I would have done anything for my auto mechanic shop back in 2013, those first few months it was expensive as shit buying hoists and paying for licensing and hiring people. I gladly worked 60+ hours in order to afford it, all the while, saving and investing for my financial independence goals.
Budgeting When You’re Financially Independent
Being financially independent means that your assets can generate enough income to cover your basic expenses. Some are aiming for the kind of financial independence that also covers their entertainment budget – I think this is futile, I’m a very imaginative mofo and even $100 million wouldn’t generate enough income for me to spend on all the possible entertainments out there.
Your Own Definition Of Financial Independence
I have one life to live and what I do with my time is really valuable to me. I would rather have more fun spending my time than spending my money, even worse spending my time earning more of it. For those of you who think you need a $5k/month traveling budget, let’s chat after you’ve traveled for a year and ready to throw up upon seeing yet another TSA agent.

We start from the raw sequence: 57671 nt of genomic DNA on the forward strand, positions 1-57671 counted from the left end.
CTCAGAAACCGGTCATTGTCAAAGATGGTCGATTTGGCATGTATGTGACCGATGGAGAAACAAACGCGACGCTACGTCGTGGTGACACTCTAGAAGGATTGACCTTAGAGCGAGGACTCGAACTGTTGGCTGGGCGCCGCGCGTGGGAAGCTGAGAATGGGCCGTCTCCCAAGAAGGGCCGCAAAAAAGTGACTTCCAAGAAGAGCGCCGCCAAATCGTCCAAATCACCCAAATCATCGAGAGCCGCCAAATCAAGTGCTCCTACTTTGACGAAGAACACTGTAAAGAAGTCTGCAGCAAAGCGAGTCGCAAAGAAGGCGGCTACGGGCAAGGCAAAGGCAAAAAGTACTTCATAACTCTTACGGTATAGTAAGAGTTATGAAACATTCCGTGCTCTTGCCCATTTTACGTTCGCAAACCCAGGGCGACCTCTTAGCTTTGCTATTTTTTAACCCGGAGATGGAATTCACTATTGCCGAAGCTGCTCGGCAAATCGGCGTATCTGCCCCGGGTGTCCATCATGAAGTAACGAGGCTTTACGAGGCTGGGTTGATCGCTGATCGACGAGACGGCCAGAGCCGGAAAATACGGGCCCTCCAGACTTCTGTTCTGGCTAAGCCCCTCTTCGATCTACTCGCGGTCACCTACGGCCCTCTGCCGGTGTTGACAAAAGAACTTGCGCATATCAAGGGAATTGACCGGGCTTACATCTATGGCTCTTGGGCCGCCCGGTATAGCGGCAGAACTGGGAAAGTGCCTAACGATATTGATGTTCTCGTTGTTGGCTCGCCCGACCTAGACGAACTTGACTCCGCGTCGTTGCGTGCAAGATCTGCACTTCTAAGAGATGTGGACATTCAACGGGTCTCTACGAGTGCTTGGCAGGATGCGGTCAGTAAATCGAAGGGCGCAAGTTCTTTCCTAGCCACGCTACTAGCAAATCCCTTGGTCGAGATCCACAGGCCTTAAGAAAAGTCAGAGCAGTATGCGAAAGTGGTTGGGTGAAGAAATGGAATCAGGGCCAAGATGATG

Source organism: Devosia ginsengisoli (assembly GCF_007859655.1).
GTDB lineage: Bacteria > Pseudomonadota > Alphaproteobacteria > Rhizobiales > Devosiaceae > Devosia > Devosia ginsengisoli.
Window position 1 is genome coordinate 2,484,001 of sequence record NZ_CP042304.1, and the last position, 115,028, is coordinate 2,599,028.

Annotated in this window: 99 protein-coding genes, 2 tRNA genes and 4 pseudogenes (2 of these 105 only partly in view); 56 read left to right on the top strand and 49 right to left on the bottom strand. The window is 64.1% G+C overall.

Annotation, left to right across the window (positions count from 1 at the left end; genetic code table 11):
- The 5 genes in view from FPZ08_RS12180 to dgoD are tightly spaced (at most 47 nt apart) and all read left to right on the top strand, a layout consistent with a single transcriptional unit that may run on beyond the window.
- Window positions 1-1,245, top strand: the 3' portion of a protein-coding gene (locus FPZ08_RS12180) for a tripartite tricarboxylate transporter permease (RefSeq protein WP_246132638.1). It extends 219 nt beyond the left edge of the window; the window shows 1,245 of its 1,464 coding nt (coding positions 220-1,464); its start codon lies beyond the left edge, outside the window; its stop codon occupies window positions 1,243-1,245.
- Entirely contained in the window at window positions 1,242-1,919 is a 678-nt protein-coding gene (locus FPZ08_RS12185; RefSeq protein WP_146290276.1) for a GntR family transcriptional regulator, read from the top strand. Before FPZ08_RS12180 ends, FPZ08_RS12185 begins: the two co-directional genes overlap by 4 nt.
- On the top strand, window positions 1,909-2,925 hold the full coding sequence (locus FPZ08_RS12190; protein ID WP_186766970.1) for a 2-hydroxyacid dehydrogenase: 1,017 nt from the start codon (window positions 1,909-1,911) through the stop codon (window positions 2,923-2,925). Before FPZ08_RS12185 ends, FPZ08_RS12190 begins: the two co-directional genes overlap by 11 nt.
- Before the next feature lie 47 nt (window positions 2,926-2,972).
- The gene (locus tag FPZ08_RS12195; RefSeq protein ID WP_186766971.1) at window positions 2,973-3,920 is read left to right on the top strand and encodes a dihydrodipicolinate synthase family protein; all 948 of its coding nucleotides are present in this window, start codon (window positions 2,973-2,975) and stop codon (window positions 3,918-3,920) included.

When you’re financially independent you likely have achieved all your major financial milestones. Maybe you haven’t quite saved that $250k for you kid’s college education, but you’re okay to have them pay their own way. If you happen to find some work which you love doing during your early retirement then you’re happy to put some money aside for the little ones.
When you are ready to take your early retirement, having achieved financial independence, you probably have enough money invested that you could easily cover your basic housing, food, health, travel, and communication expenses. It doesn’t mean that you have to stop working, it doesn’t mean that you have to stop being productive.
But it does mean that you no longer need income from your job, it’s now optional. The budgeting you used to do in order to get you closer to your financial goals, is now optional as well.
Budgeting For A Secondary Cause
Maybe you want to start a business in your new situation, help an organization you believe in or fund your child’s business ideas. Sure, you may need to start budgeting again for such causes but it won’t look anything like what it was before.
You’ve spent decades studying and working, it’s now time to enjoy your free time. You might still be working a few hours a month generating income. You can do whatever you please with this money. Chances are you won’t care if you get a pastry with your coffee, you’ll even get the fancy pour-over instead of the sour drip.
My budgeting in retirement looks something like this: pay my main bills out of whatever money finds its way into my checking account and do whatever I please with the rest.